After 12 years as executive medical director of Volunteers in Medicine Clinic on Hilton Head Island, Dr. Frank Bowen has decided to hang up his stethoscope. Bowen will retire around the end of the year.
This marks the end of an era for the clinic. Under Bowen's tenure, the clinic has grown by leaps and bounds. The mission is to provide health care to people who live or work on Hilton Head Island or Daufuskie Island and cannot afford it on their own. The number of patients has increased as the population of the area swelled, and the clinic, led by Bowen, has tried its best to keep up with demand.
When he took over as medical director, the clinic had 17,000 or 18,000 patient visits a year. Now, they have 34,000 a year, according to VIM statistics.
In addition to that, the clinic has gone from six exam rooms to 14. They have more equipment now. They have electronic medical records. And the number of volunteers working at the clinic has increased significantly.
But one of the biggest things that has changed over the years has been a change in mindset, Bowen said. The clinic has gone from treating mostly acute health problems to focusing on prevention.
"It was largely walk-in patients with 'Oh, my gosh. I got sick today,' " Bowen said. "The clinic has moved much more in the direction of preventing illness than it had been in the past."
He said the clinic has created various prevention programs over the years. For example, they offer pap smears and mammograms to detect cancer and other problems early.
The clinic also uses primary care physicians and specialists to manage complex diseases. It contracts with the Hilton Head Hospital for procedures and lab testing and with AccessHealth in Beaufort for care of patients on an acute basis.
Bowen said the clinic has become more active in working with other health care entities, such as AccessHealth SC, to take care of medically indigent patients. The clinic also has become active with the South Carolina Free Clinic Association and is in the process of getting other clinics accredited and licensed in South Carolina. Bowen is chairman of the association's board and is actively involved in free clinics around the state.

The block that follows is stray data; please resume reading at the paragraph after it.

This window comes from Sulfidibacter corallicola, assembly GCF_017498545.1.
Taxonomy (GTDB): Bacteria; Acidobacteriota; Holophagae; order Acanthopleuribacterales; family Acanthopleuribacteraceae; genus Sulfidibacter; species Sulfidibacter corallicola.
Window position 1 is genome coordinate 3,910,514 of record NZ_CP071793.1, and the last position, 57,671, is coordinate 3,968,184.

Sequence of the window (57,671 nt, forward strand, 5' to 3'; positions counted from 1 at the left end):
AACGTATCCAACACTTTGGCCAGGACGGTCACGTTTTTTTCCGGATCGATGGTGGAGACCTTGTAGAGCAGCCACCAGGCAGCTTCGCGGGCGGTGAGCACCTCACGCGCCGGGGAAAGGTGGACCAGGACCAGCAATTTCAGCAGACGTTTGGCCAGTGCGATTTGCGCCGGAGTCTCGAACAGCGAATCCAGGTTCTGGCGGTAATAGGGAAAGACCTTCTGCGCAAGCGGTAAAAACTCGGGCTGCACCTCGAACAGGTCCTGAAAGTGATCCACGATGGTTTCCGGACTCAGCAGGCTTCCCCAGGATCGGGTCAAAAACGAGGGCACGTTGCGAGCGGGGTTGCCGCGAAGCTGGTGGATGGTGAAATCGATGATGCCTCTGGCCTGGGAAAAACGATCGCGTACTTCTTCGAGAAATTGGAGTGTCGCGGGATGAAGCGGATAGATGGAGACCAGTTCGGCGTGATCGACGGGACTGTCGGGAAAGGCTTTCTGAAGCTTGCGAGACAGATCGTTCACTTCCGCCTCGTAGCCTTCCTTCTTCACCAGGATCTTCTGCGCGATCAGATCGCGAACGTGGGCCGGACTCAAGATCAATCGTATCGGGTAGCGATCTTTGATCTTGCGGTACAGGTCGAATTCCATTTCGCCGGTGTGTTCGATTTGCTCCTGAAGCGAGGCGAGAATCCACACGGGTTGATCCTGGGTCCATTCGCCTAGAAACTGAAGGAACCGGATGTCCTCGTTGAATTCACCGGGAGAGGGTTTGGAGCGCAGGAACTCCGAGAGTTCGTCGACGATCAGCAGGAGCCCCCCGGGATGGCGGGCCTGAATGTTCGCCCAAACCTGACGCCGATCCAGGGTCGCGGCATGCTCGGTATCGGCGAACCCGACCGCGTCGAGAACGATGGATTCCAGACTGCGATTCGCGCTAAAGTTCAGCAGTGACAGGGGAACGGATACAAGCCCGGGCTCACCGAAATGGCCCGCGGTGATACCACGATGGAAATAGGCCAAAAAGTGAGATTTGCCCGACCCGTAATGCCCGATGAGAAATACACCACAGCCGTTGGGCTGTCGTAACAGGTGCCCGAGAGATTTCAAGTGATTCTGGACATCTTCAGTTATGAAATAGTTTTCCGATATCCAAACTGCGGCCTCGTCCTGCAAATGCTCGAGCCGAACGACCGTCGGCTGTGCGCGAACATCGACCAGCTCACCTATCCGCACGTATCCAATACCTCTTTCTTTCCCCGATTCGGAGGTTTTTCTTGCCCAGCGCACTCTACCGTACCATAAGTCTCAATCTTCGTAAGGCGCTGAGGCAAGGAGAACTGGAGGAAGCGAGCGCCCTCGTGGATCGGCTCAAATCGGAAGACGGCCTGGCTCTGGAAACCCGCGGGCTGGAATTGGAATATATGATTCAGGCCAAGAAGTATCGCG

Originally started on Hilton Head by Dr. Jack McConnell, Volunteers in Medicine is no longer a single clinic. It's grown to more than 90 clinics in 28 states. Most volunteers are retired medical professionals, including doctors, dentists, nurses, social workers and more. There are more than 700 volunteers at the Hilton Head clinic.
"The people that volunteer here are just absolutely fabulous," he said. "Of our 100 or so doctors, two-thirds of them are medical school faculty."
Bowen was a neonatologist for about 25 years, rising to become head of neonatololgy at Philadelphia Hospital. After moving to South Carolina, he began volunteering at VIM as a pediatrician and took the job as executive medical director when it opened up.
Although he's stepping down from his position as director, Bowen plans to volunteer at the clinic when he can.
"It's been a very gratifying 12 years," said Bowen, who plans to spend more time with his grandchildren. "It's time to put a new brain in this chair ... and I'll help in any way I can."
The clinic is still searching for a new executive medical director.
Urologist Dr. Edgar Soifer was one of the founders of VIM. He said Bowen has been completely dedicated to the clinic, making it the best it could be.
"The care the patients get is incredible," Soifer said. "And Frank Bowen coordinates everything. We're going to miss him."